Second journalist arrested on libel charge in ten days

An online news correspondent facing a criminal libel charge was arrested on 15 April 2015 in Barangay Poctol, Daraga, Albay province. Albay is 451 kilometers south of Manila.

Members of the Daraga Municipal Police Office arrested BicolToday.com correspondent Elmer James Bandol on the strength of a warrant issued by the Masbate Regional Trial Court on 15 July 2012. The arrest is in connection with a libel complaint filed by then Masbate Electric Cooperative (MASELCO) General Manager Dr. Eduardo Margallo. Bandol is also a contributor to several local newspapers in Bicol.

The libel is supposedly based on a news story Bandol published in the online news website on 14 December 2011 alleging that MASELCO incurred financial losses of up to Php 314 million due to “mismanagement,” improper “procurement procedures” and several “illegal transactions.” (“314 million pesos losses of Masbate power coop traced to mismanagement-NEA”) The report also tagged Margallo as the “Kissing GM” based on several sexual harassment complaints allegedly filed by MASELCO women employees against him.

BicolToday.com Executive Officer Angel Ayala told the Center for Media Freedom & Responsibility that Bandol was first held in the Daraga Municipal Police Office after the arrest. Bandol was later brought to the Masbate province on April 16 to answer charges against him in court. He was released after posting bail of Php 10,000.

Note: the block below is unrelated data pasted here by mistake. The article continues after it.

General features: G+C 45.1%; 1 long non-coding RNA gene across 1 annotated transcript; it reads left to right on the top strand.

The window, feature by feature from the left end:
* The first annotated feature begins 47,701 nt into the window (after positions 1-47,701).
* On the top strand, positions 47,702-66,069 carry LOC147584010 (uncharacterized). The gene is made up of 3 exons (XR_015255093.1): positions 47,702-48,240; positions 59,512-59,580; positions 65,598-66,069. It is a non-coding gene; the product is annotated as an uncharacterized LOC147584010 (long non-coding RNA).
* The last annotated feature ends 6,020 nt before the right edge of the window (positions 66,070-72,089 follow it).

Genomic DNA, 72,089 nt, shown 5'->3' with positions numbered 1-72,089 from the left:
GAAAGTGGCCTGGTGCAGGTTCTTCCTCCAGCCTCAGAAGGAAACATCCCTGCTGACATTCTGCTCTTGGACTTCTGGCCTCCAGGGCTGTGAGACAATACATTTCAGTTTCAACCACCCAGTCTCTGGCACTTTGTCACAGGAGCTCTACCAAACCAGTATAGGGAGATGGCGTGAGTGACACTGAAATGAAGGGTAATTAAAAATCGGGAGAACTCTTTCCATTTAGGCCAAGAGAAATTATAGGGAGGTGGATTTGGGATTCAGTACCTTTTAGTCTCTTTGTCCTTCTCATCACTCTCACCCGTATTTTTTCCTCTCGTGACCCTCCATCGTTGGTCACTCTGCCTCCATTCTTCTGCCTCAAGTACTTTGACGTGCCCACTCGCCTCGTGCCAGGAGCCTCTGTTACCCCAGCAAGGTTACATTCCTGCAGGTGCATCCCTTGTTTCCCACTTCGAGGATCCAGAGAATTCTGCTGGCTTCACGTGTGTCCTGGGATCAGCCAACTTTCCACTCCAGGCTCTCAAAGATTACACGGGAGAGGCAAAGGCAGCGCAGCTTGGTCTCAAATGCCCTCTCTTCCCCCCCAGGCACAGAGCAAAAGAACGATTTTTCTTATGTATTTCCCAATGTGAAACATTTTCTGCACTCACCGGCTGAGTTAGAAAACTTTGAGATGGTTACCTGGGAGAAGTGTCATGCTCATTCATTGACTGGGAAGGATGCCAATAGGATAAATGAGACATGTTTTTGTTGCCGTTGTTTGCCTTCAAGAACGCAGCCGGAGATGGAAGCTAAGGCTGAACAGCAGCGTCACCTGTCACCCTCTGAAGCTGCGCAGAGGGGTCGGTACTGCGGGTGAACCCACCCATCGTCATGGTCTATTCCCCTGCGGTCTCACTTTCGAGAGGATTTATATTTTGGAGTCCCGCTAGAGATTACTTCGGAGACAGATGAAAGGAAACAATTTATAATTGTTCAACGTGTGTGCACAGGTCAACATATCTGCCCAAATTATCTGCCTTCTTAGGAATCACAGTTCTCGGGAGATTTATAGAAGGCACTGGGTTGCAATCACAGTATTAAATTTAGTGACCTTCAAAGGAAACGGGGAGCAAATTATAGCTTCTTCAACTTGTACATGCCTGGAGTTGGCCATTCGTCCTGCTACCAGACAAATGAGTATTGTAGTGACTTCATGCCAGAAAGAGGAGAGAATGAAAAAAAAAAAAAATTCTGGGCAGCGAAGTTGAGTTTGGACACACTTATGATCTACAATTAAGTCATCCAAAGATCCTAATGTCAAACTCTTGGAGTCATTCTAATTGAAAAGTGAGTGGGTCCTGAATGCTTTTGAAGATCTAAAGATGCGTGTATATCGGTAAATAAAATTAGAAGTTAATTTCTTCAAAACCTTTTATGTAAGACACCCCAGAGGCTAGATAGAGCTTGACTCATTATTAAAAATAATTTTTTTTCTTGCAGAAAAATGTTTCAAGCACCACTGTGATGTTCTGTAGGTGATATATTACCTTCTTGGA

According to a BicolToday.com report, Bandol had been previously cited in several libel complaints, all of which have been dismissed by the courts.

Only last April 5, Hataw newspaper publisher and columnist and former National Press Club President Jerry Yap was arrested by the members of the Manila Police District for two counts of criminal libel. Yap was released on April 6 after posting bail of Php 20,000.

Libel is still a criminal offense in the Philippines despite calls for its decriminalization. In October 2011, the United Nations Human Rights Committee urged the Philippine government to review its old libel law which it described as “excessive.” CMFR and journalists’ groups have been urging the decriminalization of libel for nearly two decades.